Inspired by the May 16 birthdays of Janet Jackson, Modern Lovers’ Jonathan Richman, New Edition’s Ralph Tresvant, Heaven 17’s Glenn Gregory, Special Ed and Redd Holt.
Tag Archives: The Modern Lovers
Today is the birthday of two music icons – Jam-Master Jay of rap pioneers Run-D.M.C. and disc jockey Wolfman Jack. Besides their place in their history of rock and roll, both men have another thing in common – they were the subjects of songs. That inspired me to put together today’s playlist – songs named after real people.
I found fifty songs whose titles are actual people. Actually I found more than fifty, but I didn’t want to subject you to Chiddy Bang or Mac Miller. I made a few rules for myself:
1) The title can’t have words besides the person’s name, hence no Kim Carnes’ “Bette Davis Eyes” or Sleater-Kinney’s “I Wanna Be Your Joey Ramone.”
2) The title has to be the full name the person is known by, so no “Springsteen” by Eric Church or “Jessica” (about Jessica Simpson) by Adam Green. Allowed are “Galileo,” “Joan of Arc” and “King Tut,” as that is how most people identify Galileo Galilei, Joan d’Arc and Tutankhamun.
3) The song doesn’t have to be about the person after whom it is titled, so “Jack the Ripper” and “Rosa Parks” are in.
4) The track has to be on Spotify. This means I left out Bob Dylan’s “George Jackson” and Hoodie Allen’s “James Franco.”
Amazingly for a playlist based on such a goofy concept, it holds together quite well, if I say so myself.
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In February 2002 my friend Sophie and I auditioned to be the hosts of a new US television series based on the successful UK show Pop Idol. On American Idol, amateur singers competed against each other and the public voted for the winner.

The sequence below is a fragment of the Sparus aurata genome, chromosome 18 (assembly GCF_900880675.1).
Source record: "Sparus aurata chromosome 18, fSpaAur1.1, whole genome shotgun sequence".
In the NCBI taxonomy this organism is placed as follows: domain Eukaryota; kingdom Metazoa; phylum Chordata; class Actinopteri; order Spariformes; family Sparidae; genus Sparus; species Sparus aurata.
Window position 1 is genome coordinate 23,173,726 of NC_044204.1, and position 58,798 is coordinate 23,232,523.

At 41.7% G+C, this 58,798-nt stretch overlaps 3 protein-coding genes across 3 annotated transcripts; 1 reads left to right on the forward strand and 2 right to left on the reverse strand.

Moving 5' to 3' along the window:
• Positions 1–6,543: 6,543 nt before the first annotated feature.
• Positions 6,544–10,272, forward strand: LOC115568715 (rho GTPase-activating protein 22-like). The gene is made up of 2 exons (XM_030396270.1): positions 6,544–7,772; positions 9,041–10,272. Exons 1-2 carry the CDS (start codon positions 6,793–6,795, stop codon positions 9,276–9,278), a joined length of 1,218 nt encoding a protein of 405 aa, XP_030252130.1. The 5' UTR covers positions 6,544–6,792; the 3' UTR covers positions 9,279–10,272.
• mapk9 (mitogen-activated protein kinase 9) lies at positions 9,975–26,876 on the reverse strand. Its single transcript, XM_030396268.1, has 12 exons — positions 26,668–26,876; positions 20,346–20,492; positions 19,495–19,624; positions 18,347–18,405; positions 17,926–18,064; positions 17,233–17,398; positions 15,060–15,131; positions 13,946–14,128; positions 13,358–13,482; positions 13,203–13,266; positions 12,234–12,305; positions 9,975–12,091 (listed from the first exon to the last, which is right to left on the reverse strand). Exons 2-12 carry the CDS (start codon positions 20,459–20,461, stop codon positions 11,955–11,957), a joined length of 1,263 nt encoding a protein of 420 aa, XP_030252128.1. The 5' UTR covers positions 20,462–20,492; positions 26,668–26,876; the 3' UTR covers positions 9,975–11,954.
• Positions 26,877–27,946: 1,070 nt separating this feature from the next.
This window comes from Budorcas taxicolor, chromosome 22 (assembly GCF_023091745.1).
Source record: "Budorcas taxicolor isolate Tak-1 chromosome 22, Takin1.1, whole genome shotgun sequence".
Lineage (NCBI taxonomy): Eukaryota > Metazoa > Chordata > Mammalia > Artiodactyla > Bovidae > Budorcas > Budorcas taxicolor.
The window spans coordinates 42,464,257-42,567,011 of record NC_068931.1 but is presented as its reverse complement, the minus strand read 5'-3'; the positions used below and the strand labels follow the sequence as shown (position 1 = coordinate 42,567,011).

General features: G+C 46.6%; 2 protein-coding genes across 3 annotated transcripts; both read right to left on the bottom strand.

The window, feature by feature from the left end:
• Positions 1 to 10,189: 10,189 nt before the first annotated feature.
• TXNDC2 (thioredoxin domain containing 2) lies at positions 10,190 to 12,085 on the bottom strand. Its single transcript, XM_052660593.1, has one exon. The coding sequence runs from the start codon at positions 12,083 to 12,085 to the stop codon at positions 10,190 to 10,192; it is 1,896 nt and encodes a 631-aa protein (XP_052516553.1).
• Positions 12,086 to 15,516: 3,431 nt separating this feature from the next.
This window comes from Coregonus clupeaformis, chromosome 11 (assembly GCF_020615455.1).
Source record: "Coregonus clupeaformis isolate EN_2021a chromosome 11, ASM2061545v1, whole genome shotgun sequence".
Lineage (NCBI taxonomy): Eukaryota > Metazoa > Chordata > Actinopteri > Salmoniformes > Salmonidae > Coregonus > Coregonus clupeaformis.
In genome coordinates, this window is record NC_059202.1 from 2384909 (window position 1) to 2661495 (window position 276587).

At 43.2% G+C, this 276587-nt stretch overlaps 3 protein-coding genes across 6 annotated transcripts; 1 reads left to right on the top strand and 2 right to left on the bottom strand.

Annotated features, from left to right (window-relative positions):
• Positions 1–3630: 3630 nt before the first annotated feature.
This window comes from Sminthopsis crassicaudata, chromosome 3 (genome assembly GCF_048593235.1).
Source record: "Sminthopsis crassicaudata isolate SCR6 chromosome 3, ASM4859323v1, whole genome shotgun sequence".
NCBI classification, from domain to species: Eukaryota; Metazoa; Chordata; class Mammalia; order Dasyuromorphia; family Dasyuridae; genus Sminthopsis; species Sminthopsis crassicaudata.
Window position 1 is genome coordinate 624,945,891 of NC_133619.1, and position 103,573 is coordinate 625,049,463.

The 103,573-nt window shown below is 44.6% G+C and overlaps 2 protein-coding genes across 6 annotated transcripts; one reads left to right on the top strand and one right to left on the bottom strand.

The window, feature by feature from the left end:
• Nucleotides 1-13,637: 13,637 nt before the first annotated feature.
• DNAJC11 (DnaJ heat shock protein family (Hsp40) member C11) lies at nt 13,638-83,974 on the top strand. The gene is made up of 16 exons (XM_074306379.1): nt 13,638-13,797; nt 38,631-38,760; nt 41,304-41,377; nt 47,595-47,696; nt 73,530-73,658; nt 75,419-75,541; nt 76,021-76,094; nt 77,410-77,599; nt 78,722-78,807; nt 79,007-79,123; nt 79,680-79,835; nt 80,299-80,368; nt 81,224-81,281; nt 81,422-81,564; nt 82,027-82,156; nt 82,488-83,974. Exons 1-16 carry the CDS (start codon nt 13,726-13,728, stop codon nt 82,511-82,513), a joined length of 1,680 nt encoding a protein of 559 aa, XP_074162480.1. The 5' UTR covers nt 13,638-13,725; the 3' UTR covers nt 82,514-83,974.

I’ve never seen American Idol. It’s not because I’m bitter I didn’t get the job. I have a different opinion than many of the show’s viewers as to what constitutes good singing. Being loud and hitting high notes do not necessarily make for great singing. A great singer is expressive, feeling the words they are singing. Aretha Franklin and Adele are two singers who can belt and hit a wide range of notes. They also know when to sing softly or when not to let vocal gymnastics get in the way of the song. They are great singers. Bob Dylan and Tom Waits are also great singers. They own their material. They feel their material. They live their material (more accurately, the personas they put forth for each song lives the material).
Dylan and Waits are also great songwriters. Dylan is the better-known of the two, but as today is Waits’ birthday, I’m going to focus on him. His songs have been recorded by a diverse group of artists, including Elvis Costello, Eagles, The Ramones, Johnny Cash, The Pogues, Solomon Burke, Steve Earle, Marianne Faithfull, The Neville Brothers, Screamin’ Jay Hawkins, Robert Plant and Alison Krauss, Norah Jones, Bette Midler, Bruce Springsteen and Neko Case, the latter two appearing on today’s playlist with Waits covers. His sole US top forty hit on the Billboard Hot 100 was not as an artist, but as the writer of “Downtown Train,” which Rod Stewart took to the top ten in 1990.
Today’s Tom Waits-inspired playlist kicks off with the singer-songwriter’s version of that one hit. Enjoy!